Sunday, March 31, 2013

Legalism and the Tyranny of Outward Appearance

As bad as legalism is - the adding of extra-biblical rules to either define sin and righteousness or to add requirements to salvation - the extra emphasis placed on outward appearances as part of that legalism is much worse.  A church can teach no drinking, no smoking, no dancing or no going to movies in its legalism and produce some self-righteous people, but when it teaches to refrain from making any outward appearances that reflect any of these things in the way we live, dress or move to a new apartment, it can create some pretty hard core Pharisees with very toxic doctrine.

I've had the misfortune of attending several churches where a heavy emphasis was placed not only on do/don't rules, but on outward appearance.  Or maybe it was fortunate in a way because now I know how to notice those things and avoid them, and tell others.

One of the verses often twisted out of its true meaning is 1 Thessalonians 5:22, "Abstain from all appearance of evil." KJV  I'll give an example of how this is used with relation to drinking, smoking and moving to a new apartment.  Back in the day before either self-storage or cardboard recycling became popular, when people had to move the best source of cardboard boxes to pack one's belongings was the grocery store. So, we'd go to the store and ask for boxes, and the stores were more than willing to give the boxes away because that relieved them of breaking all the boxes down and placing them in the garbage dumpsters.  Many of the boxes were empty cases that originally contained alcohol and cigarettes.  So when you moved, those boxes were visible to those who helped you move or to bystanders in your new and old neighborhoods.  By using a Marlboro or Budweiser box to move, the outward appearance driven legalists would claim that you were giving an "appearance" of evil, even though anybody with half a brain could deduce that you were merely using discarded cardboard boxes to move.  It simply didn't matter.  This placed a heavy burden on anybody when moving, because they had to take extra care to pick and choose wisely which boxes to use.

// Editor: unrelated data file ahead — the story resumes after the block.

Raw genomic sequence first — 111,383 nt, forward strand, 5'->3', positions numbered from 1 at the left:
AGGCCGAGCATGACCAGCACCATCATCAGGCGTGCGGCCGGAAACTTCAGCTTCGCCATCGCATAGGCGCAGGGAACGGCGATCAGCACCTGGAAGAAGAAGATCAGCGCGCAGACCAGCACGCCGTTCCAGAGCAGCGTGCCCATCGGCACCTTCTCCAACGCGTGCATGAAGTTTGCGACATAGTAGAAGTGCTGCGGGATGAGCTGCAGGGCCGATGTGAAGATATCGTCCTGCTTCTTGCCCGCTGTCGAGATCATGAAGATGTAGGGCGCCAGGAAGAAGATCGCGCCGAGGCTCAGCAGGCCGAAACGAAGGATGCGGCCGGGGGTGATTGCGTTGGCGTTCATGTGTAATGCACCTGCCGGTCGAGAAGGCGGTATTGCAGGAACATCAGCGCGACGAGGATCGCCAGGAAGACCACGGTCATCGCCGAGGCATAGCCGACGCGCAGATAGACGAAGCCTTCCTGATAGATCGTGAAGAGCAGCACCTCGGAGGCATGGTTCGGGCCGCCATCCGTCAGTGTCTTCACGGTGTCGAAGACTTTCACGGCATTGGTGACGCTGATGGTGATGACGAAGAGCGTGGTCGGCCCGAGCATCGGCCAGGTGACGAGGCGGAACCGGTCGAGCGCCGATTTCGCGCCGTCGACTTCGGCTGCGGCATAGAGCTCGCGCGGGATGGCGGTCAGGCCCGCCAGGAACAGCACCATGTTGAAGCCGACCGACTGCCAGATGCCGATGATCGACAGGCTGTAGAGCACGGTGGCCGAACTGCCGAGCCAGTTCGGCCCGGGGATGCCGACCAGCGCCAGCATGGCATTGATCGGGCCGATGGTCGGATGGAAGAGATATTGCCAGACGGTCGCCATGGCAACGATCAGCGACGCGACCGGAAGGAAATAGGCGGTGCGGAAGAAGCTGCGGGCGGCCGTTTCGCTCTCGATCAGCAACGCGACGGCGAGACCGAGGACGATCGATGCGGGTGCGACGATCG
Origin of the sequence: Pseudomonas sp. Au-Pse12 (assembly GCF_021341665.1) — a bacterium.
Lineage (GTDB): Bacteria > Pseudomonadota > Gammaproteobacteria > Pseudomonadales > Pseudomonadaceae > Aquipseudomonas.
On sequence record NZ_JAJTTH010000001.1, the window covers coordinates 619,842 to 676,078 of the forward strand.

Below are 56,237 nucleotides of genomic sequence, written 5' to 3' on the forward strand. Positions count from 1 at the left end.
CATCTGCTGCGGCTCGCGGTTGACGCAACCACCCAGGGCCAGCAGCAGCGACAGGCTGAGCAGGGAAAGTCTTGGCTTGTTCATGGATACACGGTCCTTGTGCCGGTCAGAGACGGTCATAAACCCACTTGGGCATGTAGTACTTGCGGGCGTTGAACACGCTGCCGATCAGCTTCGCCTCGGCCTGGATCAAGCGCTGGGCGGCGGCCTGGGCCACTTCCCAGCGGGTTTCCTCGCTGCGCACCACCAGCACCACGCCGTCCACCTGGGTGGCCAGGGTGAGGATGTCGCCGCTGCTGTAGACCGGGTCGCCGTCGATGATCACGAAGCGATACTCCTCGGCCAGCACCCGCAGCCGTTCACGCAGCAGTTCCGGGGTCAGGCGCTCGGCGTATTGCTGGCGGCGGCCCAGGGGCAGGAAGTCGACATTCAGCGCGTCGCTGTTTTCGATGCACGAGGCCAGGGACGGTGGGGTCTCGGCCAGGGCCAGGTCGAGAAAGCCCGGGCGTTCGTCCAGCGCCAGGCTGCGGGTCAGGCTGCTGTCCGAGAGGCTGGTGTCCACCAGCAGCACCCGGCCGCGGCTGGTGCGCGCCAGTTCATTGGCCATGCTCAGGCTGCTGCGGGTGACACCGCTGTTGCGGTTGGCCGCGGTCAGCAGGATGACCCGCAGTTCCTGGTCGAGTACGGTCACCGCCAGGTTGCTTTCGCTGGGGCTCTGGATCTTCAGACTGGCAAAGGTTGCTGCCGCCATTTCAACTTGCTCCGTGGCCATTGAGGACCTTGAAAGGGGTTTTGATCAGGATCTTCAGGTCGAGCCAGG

Another personal example is in driving expensive cars as giving an appearance of evil of spending lots of money on vanity and ego when you could drive a modest car and give the rest of the money to print gospel tracts or similar spiritual things.  My brother has spent his entire career in the auto service/repair field.  The shops have great policies for family members of employees, namely that repairs are performed "at cost."  Our m.o. was to have me swap cars with him in the evening, and he would drive my car to work the next day, have it fixed, and swap back that evening.  Well, one time my brother got a great deal on a used BMW 5-series car, and I needed a repair that could only be performed over the weekend.  So we swapped cars...and it dawned on me that I had to drive to church on Sunday!  In a BMW!  The Pharisees would certainly notice my display of vanity (it would be assumed until proven otherwise that I was acting quite worldly), and I was trying to figure out how to park several blocks away without anybody noticing, etc.